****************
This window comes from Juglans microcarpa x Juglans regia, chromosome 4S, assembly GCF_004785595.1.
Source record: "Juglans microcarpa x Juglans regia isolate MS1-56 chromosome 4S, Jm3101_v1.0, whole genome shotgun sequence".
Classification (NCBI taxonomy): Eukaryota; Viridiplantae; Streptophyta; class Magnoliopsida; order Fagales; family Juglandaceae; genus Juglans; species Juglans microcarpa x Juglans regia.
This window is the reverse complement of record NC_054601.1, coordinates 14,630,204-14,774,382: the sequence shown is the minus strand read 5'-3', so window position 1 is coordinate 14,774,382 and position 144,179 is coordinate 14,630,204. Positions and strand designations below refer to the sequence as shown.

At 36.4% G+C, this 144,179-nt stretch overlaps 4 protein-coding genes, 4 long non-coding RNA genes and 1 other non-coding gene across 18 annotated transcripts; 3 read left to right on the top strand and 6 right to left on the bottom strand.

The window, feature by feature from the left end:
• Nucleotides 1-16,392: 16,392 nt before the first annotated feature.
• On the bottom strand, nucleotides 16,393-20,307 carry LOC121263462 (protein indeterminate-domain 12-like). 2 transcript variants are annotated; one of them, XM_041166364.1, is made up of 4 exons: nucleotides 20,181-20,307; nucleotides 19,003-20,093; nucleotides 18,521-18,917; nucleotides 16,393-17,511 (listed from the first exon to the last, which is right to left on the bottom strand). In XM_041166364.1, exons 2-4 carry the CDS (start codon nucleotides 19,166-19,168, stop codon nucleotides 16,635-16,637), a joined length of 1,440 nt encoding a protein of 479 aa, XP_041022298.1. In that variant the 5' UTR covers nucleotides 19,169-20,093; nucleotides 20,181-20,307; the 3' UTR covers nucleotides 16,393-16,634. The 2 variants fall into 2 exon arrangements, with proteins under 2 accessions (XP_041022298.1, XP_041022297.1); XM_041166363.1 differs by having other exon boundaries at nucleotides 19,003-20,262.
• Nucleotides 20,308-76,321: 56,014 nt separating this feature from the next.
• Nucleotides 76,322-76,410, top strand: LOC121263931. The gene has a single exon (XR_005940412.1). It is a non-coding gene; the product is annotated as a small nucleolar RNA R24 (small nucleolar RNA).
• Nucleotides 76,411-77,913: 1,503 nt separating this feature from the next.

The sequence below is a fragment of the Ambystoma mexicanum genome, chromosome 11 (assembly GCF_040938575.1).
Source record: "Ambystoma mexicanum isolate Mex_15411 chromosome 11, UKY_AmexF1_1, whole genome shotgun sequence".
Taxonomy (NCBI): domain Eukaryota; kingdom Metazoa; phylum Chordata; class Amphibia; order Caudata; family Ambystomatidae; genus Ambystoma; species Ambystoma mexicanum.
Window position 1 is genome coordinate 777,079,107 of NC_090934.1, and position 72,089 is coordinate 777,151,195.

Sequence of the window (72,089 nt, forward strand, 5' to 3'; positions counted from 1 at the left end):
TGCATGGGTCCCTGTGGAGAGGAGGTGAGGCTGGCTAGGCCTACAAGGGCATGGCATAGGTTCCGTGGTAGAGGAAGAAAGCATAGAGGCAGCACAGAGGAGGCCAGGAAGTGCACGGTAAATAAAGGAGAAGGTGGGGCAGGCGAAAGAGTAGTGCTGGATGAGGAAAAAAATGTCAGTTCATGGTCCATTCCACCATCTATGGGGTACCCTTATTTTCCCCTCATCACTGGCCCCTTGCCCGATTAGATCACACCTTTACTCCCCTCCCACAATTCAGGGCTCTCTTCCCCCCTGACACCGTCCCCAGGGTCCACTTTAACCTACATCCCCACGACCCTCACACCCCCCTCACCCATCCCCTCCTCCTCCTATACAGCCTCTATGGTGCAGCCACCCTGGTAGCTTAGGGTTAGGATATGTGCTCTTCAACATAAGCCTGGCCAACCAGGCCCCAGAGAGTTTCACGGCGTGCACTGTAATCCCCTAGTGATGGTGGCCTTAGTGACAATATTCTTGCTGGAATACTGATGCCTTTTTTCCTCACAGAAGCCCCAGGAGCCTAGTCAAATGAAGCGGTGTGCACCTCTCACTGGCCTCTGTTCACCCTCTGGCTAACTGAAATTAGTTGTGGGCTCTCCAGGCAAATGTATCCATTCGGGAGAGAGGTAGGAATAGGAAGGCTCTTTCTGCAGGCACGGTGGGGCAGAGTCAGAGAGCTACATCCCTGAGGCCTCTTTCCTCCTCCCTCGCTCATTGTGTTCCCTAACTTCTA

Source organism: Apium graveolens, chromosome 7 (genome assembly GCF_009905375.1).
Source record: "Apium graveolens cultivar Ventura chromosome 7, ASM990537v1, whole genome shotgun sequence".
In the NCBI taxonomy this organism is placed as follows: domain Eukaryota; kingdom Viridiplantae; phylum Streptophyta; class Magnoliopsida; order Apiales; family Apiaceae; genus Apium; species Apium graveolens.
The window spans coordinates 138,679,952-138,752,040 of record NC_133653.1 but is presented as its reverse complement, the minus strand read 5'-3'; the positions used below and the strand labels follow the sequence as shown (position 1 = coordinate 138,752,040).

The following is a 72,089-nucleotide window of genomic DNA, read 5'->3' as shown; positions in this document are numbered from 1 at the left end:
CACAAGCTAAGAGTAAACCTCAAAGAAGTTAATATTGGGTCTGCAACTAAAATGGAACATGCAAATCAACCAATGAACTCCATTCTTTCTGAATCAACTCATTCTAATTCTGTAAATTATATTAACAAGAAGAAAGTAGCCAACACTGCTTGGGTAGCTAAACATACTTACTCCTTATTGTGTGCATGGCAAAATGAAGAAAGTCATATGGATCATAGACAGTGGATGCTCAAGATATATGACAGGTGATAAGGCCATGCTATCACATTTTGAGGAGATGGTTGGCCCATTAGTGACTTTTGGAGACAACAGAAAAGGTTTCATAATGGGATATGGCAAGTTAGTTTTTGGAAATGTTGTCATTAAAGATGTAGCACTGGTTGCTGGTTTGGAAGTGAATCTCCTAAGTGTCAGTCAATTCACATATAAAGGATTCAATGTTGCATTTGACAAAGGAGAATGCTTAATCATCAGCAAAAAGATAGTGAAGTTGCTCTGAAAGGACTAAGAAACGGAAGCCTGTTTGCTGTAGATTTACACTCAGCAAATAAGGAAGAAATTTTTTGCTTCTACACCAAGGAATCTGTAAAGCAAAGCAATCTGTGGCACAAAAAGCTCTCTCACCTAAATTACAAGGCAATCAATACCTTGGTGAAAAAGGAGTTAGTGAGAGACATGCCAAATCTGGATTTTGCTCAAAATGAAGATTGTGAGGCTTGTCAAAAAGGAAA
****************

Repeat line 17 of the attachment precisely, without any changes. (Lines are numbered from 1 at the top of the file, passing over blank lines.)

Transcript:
TGCATGGGTCCCTGTGGAGAGGAGGTGAGGCTGGCTAGGCCTACAAGGGCATGGCATAGGTTCCGTGGTAGAGGAAGAAAGCATAGAGGCAGCACAGAGGAGGCCAGGAAGTGCACGGTAAATAAAGGAGAAGGTGGGGCAGGCGAAAGAGTAGTGCTGGATGAGGAAAAAAATGTCAGTTCATGGTCCATTCCACCATCTATGGGGTACCCTTATTTTCCCCTCATCACTGGCCCCTTGCCCGATTAGATCACACCTTTACTCCCCTCCCACAATTCAGGGCTCTCTTCCCCCCTGACACCGTCCCCAGGGTCCACTTTAACCTACATCCCCACGACCCTCACACCCCCCTCACCCATCCCCTCCTCCTCCTATACAGCCTCTATGGTGCAGCCACCCTGGTAGCTTAGGGTTAGGATATGTGCTCTTCAACATAAGCCTGGCCAACCAGGCCCCAGAGAGTTTCACGGCGTGCACTGTAATCCCCTAGTGATGGTGGCCTTAGTGACAATATTCTTGCTGGAATACTGATGCCTTTTTTCCTCACAGAAGCCCCAGGAGCCTAGTCAAATGAAGCGGTGTGCACCTCTCACTGGCCTCTGTTCACCCTCTGGCTAACTGAAATTAGTTGTGGGCTCTCCAGGCAAATGTATCCATTCGGGAGAGAGGTAGGAATAGGAAGGCTCTTTCTGCAGGCACGGTGGGGCAGAGTCAGAGAGCTACATCCCTGAGGCCTCTTTCCTCCTCCCTCGCTCATTGTGTTCCCTAACTTCTA